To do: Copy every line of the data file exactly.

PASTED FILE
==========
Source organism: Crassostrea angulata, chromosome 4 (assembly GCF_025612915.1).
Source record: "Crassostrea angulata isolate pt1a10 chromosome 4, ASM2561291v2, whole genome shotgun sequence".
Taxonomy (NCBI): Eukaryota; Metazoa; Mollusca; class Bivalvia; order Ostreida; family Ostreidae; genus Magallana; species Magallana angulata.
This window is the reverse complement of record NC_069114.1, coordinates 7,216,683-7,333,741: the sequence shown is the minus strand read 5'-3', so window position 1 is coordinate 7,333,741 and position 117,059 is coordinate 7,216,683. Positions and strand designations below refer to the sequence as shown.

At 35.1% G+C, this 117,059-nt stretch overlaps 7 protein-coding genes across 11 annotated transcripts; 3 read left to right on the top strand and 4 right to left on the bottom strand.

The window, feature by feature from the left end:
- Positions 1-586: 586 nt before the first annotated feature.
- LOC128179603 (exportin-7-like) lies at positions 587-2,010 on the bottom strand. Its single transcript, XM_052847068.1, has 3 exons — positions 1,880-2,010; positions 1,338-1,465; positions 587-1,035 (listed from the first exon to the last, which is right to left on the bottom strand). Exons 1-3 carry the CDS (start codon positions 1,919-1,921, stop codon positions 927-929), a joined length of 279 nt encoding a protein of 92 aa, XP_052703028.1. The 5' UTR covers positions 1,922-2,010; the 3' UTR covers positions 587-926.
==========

Source organism: Crassostrea angulata, chromosome 4 (assembly GCF_025612915.1).
Source record: "Crassostrea angulata isolate pt1a10 chromosome 4, ASM2561291v2, whole genome shotgun sequence".
Taxonomy (NCBI): Eukaryota; Metazoa; Mollusca; class Bivalvia; order Ostreida; family Ostreidae; genus Magallana; species Magallana angulata.
This window is the reverse complement of record NC_069114.1, coordinates 7,216,683-7,333,741: the sequence shown is the minus strand read 5'-3', so window position 1 is coordinate 7,333,741 and position 117,059 is coordinate 7,216,683. Positions and strand designations below refer to the sequence as shown.

At 35.1% G+C, this 117,059-nt stretch overlaps 7 protein-coding genes across 11 annotated transcripts; 3 read left to right on the top strand and 4 right to left on the bottom strand.

The window, feature by feature from the left end:
- Positions 1-586: 586 nt before the first annotated feature.
- LOC128179603 (exportin-7-like) lies at positions 587-2,010 on the bottom strand. Its single transcript, XM_052847068.1, has 3 exons — positions 1,880-2,010; positions 1,338-1,465; positions 587-1,035 (listed from the first exon to the last, which is right to left on the bottom strand). Exons 1-3 carry the CDS (start codon positions 1,919-1,921, stop codon positions 927-929), a joined length of 279 nt encoding a protein of 92 aa, XP_052703028.1. The 5' UTR covers positions 1,922-2,010; the 3' UTR covers positions 587-926.